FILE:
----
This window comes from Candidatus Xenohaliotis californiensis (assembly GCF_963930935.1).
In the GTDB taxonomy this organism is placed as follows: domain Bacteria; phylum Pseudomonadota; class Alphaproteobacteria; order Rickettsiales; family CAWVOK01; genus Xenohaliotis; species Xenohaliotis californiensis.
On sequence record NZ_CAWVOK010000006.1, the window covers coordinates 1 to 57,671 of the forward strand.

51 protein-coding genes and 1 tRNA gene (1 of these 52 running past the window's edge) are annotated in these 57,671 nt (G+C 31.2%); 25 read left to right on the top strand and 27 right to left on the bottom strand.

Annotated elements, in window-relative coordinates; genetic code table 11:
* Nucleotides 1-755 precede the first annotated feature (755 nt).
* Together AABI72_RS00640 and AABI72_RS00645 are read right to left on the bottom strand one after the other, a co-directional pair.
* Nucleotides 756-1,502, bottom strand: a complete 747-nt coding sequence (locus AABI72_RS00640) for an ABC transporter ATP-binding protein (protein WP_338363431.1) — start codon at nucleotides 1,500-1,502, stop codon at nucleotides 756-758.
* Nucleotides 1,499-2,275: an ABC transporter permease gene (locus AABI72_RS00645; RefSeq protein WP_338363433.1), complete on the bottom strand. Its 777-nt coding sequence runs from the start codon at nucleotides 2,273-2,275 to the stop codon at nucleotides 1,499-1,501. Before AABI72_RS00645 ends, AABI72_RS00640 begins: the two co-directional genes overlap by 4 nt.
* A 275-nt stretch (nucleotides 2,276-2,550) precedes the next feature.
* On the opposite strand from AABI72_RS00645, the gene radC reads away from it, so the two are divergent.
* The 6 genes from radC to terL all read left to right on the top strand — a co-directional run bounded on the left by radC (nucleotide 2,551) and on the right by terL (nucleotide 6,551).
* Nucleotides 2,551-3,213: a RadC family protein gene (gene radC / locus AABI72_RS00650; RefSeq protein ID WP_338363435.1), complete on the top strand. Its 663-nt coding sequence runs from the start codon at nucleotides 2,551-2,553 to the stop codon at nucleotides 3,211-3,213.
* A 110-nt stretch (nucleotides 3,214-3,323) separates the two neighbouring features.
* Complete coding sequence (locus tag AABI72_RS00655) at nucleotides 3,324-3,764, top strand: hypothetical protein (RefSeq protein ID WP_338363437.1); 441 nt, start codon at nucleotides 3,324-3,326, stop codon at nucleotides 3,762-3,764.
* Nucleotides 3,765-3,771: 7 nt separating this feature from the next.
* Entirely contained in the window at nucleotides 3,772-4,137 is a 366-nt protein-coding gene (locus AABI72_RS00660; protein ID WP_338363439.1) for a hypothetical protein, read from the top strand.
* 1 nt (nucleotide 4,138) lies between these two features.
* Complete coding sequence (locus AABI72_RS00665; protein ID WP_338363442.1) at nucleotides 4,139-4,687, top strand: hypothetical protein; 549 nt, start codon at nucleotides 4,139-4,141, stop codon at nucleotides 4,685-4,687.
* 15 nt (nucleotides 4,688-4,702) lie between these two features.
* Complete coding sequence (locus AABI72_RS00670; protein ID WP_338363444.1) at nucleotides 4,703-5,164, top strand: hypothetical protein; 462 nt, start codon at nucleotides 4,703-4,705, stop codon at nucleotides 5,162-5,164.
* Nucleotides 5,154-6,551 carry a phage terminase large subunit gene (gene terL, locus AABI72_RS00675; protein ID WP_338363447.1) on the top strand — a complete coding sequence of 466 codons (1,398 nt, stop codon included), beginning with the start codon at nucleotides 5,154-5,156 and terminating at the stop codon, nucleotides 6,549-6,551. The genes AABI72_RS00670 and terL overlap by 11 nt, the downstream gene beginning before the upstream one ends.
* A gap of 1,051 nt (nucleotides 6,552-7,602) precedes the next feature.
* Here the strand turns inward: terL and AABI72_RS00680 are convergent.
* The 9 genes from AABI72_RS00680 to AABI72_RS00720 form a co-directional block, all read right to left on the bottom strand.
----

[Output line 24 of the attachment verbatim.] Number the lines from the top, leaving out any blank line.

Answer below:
* Here the strand turns inward: terL and AABI72_RS00680 are convergent.